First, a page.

EPA Warns Of Cyberattacks On Nation’s Drinking Water Systems
George Frey/Bloomberg via Getty Images

On Monday, the Environmental Protection Agency issued an enforcement alert warning of cyberattacks on community drinking water systems across the nation.

The EPA stated that its inspections found that over 70% of water systems did not “fully comply with requirements in the Safe Drinking Water Act and that some of those systems have critical cybersecurity vulnerabilities.” The EPA noted that default passwords have not been updated and single logins being used leave the systems vulnerable. It also suggested system operators reduce exposure to public-facing internet, conduct regular cybersecurity assessments, change default passwords immediately, and conduct an inventory of OT/IT assets, among other tasks.

“In many cases, systems are not doing what they are supposed to be doing, which is to have completed a risk assessment of their vulnerabilities that includes cybersecurity and to make sure that plan is available and informing the way they do business,” said EPA Deputy Administrator Janet McCabe, the Associated Press reported.

McCabe said China, Russia and Iran are “actively seeking the capability to disable U.S. critical infrastructure, including water and wastewater.”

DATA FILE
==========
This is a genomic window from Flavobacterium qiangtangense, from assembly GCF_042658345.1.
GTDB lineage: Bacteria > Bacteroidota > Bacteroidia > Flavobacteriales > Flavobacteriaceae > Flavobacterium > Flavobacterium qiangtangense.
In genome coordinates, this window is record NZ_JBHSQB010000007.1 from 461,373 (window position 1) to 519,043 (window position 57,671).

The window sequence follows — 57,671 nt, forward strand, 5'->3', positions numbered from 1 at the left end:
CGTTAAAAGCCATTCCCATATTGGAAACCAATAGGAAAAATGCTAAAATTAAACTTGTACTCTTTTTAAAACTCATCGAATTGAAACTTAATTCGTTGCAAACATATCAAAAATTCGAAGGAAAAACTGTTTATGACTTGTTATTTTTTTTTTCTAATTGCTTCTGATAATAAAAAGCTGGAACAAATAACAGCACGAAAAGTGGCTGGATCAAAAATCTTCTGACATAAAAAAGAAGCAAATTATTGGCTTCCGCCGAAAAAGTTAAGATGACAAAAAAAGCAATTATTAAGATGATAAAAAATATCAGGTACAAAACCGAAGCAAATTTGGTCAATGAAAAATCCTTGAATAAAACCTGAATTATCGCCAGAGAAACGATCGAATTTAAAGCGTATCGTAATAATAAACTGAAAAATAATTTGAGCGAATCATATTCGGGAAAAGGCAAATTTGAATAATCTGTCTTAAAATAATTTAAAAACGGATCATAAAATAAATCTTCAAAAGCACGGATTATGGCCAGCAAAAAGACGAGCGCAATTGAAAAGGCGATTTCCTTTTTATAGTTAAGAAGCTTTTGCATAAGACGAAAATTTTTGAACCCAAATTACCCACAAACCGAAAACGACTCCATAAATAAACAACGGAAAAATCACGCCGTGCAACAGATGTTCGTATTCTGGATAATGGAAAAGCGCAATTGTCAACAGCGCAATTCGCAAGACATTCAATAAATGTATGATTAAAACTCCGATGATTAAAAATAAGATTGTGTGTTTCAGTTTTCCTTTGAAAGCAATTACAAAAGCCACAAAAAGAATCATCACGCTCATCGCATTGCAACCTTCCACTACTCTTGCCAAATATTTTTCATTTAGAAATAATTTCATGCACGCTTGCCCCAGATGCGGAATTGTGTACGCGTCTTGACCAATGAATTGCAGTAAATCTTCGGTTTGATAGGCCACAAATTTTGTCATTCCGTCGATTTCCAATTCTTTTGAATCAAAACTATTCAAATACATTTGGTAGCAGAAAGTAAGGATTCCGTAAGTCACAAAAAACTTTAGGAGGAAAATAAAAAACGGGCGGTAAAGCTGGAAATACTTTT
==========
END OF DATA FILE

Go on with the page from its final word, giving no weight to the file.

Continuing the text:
In May 2023, Microsoft reported that state-backed Chinese hackers called Volt Typhoon were targeting infrastructure systems in the United States. Those attempts included drinking water, AP noted.  In November 2023, The Municipal Water Authority of Aliquippa said one of their booster stations had been hacked by a cyber-group calling itself Cyber Av3ngers that was backed by Iran.


Last month, a Russian hacktivist group hacked into a Texas town’s water system.  “There were 37,000 attempts in four days to log into our firewall,” said Mike Cypert, city manager of Hale Center.

“By working behind the scenes with these hacktivist groups, now these (nation states) have plausible deniability and they can let these groups carry out destructive attacks. And that to me is a game-changer,” Dawn Cappelli, a cybersecurity expert, stated.

“In an ideal world … we would like everybody to have a baseline level of cybersecurity and be able to confirm that they have that,” Alan Roberson, executive director of the Association of State Drinking Water Administrators, said. “But that’s a long ways away.”

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